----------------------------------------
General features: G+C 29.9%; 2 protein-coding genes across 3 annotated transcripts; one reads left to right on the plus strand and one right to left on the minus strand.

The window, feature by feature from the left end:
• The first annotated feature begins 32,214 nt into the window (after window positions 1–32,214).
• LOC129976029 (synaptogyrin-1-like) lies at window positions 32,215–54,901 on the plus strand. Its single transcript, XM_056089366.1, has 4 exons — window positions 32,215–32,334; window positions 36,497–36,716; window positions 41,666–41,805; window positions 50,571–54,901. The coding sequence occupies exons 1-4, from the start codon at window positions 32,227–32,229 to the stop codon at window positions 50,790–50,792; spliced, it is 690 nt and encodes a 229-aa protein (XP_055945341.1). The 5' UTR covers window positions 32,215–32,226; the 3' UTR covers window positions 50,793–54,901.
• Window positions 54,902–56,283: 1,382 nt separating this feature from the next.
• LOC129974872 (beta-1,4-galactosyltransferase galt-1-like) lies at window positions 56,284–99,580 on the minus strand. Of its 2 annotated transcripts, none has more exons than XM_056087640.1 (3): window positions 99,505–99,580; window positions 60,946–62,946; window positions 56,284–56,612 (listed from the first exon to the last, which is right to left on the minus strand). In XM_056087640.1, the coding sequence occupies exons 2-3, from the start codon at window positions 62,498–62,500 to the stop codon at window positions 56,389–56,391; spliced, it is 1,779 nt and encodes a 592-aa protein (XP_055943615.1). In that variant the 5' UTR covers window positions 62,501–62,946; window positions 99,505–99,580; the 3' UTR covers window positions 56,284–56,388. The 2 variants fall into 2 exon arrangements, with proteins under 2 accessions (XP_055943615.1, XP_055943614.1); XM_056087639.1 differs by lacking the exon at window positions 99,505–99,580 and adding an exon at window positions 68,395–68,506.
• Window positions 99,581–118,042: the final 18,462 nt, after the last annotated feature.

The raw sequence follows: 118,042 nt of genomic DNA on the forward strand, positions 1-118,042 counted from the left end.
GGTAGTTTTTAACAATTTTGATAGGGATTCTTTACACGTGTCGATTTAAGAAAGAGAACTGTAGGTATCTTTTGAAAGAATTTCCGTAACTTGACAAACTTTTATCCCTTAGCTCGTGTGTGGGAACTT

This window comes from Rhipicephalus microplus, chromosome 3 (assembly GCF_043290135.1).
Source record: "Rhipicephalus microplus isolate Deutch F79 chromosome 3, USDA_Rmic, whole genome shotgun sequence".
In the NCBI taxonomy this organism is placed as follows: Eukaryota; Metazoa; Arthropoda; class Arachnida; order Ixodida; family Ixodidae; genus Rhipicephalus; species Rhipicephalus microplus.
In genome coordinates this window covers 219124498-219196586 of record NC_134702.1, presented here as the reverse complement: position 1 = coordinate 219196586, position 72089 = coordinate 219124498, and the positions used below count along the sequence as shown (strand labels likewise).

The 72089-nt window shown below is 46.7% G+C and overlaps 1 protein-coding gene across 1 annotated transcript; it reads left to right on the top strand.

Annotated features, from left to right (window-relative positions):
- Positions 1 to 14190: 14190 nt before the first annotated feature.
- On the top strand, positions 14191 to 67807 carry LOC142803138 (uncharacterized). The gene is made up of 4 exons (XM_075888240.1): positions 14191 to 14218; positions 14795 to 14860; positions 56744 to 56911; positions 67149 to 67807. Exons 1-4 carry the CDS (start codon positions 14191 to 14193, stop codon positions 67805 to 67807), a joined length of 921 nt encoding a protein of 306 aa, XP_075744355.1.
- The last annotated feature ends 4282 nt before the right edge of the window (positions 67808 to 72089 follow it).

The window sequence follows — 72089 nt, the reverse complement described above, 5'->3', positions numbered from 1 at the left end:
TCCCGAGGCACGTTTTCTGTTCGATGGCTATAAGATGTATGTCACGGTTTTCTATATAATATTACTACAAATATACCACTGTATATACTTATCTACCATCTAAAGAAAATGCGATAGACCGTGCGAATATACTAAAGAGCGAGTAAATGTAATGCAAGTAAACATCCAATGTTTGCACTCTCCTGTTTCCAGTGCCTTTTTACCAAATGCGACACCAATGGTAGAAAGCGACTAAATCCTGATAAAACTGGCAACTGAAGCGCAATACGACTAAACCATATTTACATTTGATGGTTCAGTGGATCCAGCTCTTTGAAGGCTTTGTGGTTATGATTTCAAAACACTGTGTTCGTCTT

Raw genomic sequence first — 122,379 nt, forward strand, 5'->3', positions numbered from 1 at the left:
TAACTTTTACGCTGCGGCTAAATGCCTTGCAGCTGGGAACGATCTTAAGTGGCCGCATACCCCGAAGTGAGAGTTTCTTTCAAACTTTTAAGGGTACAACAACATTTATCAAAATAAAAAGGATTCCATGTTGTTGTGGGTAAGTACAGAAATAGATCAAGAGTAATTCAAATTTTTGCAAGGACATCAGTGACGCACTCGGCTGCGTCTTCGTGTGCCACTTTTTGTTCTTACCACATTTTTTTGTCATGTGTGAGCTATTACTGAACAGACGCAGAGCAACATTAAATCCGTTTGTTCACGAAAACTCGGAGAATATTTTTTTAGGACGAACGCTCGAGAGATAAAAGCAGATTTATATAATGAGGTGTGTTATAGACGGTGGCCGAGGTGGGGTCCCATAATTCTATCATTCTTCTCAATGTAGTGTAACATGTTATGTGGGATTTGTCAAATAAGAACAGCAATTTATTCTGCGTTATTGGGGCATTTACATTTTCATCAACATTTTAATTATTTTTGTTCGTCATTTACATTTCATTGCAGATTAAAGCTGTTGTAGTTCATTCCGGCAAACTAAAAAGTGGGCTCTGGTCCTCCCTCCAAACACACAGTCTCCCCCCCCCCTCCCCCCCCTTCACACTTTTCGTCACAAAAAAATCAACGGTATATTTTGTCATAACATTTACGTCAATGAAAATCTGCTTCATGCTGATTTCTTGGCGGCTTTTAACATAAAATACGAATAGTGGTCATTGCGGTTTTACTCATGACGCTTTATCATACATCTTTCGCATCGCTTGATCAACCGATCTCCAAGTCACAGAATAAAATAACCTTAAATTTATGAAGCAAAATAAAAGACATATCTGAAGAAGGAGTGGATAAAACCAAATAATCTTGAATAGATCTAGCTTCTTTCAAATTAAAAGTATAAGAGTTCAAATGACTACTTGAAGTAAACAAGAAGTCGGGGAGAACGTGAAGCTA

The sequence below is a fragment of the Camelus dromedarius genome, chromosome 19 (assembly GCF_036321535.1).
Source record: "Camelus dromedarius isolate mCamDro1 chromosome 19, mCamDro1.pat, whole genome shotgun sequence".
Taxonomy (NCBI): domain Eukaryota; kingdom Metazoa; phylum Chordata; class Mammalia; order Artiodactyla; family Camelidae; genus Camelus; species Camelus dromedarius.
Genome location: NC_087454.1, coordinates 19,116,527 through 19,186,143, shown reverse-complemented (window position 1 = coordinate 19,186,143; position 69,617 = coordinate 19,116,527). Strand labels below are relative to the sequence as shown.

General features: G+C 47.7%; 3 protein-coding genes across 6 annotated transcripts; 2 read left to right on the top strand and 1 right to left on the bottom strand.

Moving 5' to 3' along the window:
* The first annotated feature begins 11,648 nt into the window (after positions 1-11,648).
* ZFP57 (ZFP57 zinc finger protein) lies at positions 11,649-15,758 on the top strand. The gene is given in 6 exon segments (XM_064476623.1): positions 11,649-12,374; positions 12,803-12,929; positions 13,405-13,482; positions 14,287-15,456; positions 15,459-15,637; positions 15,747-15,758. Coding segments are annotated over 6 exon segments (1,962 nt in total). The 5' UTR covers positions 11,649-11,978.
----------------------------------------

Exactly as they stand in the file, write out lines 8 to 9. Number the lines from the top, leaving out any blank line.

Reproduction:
The raw sequence follows: 118,042 nt of genomic DNA on the forward strand, positions 1-118,042 counted from the left end.
GGTAGTTTTTAACAATTTTGATAGGGATTCTTTACACGTGTCGATTTAAGAAAGAGAACTGTAGGTATCTTTTGAAAGAATTTCCGTAACTTGACAAACTTTTATCCCTTAGCTCGTGTGTGGGAACTT